As you’re probably aware, one of my close study abroad friends, Tess, has been living in Northern Spain this year. We’ve had the opportunity to see each other in Madrid twice, to vacation in the North, and to spend Easter together in Sevilla. We had talked about potentially visiting Santiago de Compostela in Galicia and I am so happy that it came together! My grandmother’s family is originally from Galicia and I was very curious to see the province where my Spanish family originally lived.
Day 1: Santiago de Compostela Museums and Views
Highlights: I almost missed my flight because I forgot my passport at home and had to turn back to retrieve it but I made it! We stayed in an adorable Airbnb in the old city near the Cathedral. We saw the Galician Heritage Museum, the Contemporary Art Museum, the museum and Iglesia de San Martin Pinario, and went to a park with beautiful views of the Cathedral. We finished our day with some delicious raciones and albariño wine, followed by a tunero (men dressed up in medieval outfits who play folk songs) concert in front of the Cathedral.
Day 2: A Coruña
Highlights: We took the train to A Coruña (talk about a short and cheap train ride)! A Coruña is the city where my Galician family used to live. The landscape looks like it belongs in Ireland or Scotland. We explored the old city, saw the Plaza de Maria Pita (she defended the city from Sir Francis Drake!), the Torre de Hércules and part of the surrounding sculpture park. We then walked along the coast to the Domus museum, which features exhibits all about human evolution and development. Of course, we ate more delicious seafood.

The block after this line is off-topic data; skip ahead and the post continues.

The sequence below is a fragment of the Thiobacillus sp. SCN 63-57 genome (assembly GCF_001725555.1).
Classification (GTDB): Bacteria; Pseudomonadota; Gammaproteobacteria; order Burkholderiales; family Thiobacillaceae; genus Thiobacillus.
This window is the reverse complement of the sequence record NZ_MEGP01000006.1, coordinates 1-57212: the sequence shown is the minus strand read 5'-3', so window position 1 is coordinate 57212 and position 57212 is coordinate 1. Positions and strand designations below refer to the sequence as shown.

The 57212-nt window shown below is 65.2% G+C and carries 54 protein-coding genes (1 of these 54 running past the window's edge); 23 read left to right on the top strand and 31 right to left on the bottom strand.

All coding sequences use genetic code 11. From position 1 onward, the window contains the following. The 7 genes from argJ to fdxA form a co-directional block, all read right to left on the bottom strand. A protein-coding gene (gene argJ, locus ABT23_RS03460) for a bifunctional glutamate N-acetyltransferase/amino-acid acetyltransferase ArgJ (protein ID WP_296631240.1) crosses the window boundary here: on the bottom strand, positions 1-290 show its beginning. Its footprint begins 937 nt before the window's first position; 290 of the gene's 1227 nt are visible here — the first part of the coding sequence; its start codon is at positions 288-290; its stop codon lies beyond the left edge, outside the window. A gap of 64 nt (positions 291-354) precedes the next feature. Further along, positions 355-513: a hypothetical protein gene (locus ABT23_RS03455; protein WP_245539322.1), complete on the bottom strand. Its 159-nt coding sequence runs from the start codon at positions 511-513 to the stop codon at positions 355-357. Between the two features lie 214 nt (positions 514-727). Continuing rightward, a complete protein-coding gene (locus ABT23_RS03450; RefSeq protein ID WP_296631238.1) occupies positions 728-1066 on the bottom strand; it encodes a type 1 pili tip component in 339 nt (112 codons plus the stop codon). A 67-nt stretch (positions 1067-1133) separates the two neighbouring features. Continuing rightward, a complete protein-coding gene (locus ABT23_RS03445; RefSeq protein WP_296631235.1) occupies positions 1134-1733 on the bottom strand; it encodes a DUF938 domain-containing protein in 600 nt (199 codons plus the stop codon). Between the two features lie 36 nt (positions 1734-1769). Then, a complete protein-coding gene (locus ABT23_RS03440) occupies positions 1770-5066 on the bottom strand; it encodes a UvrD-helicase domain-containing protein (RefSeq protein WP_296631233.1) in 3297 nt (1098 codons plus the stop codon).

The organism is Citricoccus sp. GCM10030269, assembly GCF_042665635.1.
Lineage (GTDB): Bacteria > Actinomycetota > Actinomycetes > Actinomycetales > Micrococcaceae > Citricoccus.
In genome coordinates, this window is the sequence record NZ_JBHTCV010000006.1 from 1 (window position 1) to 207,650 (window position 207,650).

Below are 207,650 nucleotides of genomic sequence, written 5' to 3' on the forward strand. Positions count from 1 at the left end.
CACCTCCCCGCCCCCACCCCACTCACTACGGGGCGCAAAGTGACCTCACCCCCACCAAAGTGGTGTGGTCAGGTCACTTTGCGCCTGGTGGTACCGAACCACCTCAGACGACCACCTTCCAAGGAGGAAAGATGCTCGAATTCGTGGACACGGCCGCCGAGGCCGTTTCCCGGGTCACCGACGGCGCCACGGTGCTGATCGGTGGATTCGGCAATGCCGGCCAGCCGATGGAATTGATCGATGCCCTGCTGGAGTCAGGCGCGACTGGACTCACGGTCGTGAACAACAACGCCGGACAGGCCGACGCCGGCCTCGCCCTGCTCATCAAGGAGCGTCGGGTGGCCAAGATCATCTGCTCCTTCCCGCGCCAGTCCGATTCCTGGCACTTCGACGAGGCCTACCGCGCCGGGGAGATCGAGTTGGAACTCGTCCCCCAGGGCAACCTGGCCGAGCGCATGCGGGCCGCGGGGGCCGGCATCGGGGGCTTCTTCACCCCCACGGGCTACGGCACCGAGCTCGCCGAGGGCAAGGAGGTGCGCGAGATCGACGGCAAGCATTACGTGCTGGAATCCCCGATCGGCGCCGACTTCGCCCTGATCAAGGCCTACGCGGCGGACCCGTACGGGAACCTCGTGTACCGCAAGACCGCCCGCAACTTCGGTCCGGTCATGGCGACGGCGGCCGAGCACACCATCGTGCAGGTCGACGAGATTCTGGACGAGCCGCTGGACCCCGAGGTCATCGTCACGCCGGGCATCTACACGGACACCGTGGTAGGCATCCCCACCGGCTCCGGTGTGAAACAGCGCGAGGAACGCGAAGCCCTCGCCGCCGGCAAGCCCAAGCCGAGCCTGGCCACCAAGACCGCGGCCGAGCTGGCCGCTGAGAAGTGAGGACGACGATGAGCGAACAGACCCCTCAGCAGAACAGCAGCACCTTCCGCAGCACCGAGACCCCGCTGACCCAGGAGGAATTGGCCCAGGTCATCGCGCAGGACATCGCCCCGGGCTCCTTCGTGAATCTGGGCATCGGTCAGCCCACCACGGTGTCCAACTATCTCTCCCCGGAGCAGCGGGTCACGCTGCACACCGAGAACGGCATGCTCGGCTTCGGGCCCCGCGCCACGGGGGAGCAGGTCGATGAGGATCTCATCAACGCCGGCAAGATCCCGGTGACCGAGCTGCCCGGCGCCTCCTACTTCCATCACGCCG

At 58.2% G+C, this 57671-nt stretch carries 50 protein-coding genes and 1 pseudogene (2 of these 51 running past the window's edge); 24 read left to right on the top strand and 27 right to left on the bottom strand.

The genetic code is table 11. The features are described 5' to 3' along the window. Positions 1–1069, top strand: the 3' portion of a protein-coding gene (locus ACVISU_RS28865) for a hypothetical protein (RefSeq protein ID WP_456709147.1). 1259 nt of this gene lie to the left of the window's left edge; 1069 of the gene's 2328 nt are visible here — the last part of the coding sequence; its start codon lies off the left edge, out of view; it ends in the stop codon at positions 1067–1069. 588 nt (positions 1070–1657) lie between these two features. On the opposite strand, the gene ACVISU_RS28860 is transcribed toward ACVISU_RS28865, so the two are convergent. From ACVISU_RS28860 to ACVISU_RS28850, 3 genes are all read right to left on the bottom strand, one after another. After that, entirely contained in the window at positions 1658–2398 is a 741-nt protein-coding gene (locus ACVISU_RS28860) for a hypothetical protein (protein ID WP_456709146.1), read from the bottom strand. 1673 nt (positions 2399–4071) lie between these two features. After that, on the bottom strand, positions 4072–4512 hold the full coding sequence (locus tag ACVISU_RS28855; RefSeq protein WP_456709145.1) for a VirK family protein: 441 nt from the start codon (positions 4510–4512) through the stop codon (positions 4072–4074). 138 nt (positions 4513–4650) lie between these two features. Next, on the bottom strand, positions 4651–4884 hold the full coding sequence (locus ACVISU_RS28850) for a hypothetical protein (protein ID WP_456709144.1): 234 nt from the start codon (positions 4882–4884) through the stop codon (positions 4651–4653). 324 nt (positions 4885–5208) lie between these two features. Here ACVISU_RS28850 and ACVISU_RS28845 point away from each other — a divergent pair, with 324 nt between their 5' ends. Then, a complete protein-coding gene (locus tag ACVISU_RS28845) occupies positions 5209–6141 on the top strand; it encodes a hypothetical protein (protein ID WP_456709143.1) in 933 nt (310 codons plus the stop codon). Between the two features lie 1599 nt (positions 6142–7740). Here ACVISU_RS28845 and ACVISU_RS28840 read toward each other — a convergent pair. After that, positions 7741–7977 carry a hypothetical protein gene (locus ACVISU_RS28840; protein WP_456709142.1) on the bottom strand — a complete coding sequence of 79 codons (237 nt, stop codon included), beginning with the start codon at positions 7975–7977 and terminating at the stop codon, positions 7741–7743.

Day 3: Completing our Pilgrimage
Highlights: We saved the Cathedral for last. We saw the museum and the Cathedral and stayed for the Pilgrim’s Mass at noon. June is not a busy time for the city but we saw so many pilgrims and tourists crowded into the Cathedral for the mass. People from Korea, Australia, the USA, the UK, Spain, France, Peru, Germany, and other countries that I can’t remember walked or biked to Santiago de Compostela from different cities in Spain or France. They list all of the pilgrim groups, their home country, and where they began the pilgrimage at the beginning of the mass. While we didn’t see it swing, we did see the botafumeiro hanging from the Cathedral rooftop. Historically, it was swung from the Cathedral roof to cover the body odor of the pilgrims with incense. We ended our Cathedral-dedicated day with a tour of the roof. It was spectacular! There were amazing views of the Cathedral and city. Not to mention, it features areas that probably should have safety rails…
I’m ecstatic to have made it to such a famous Spanish city and to have explored A Coruña, the city that previous Spanish generations of my family called home.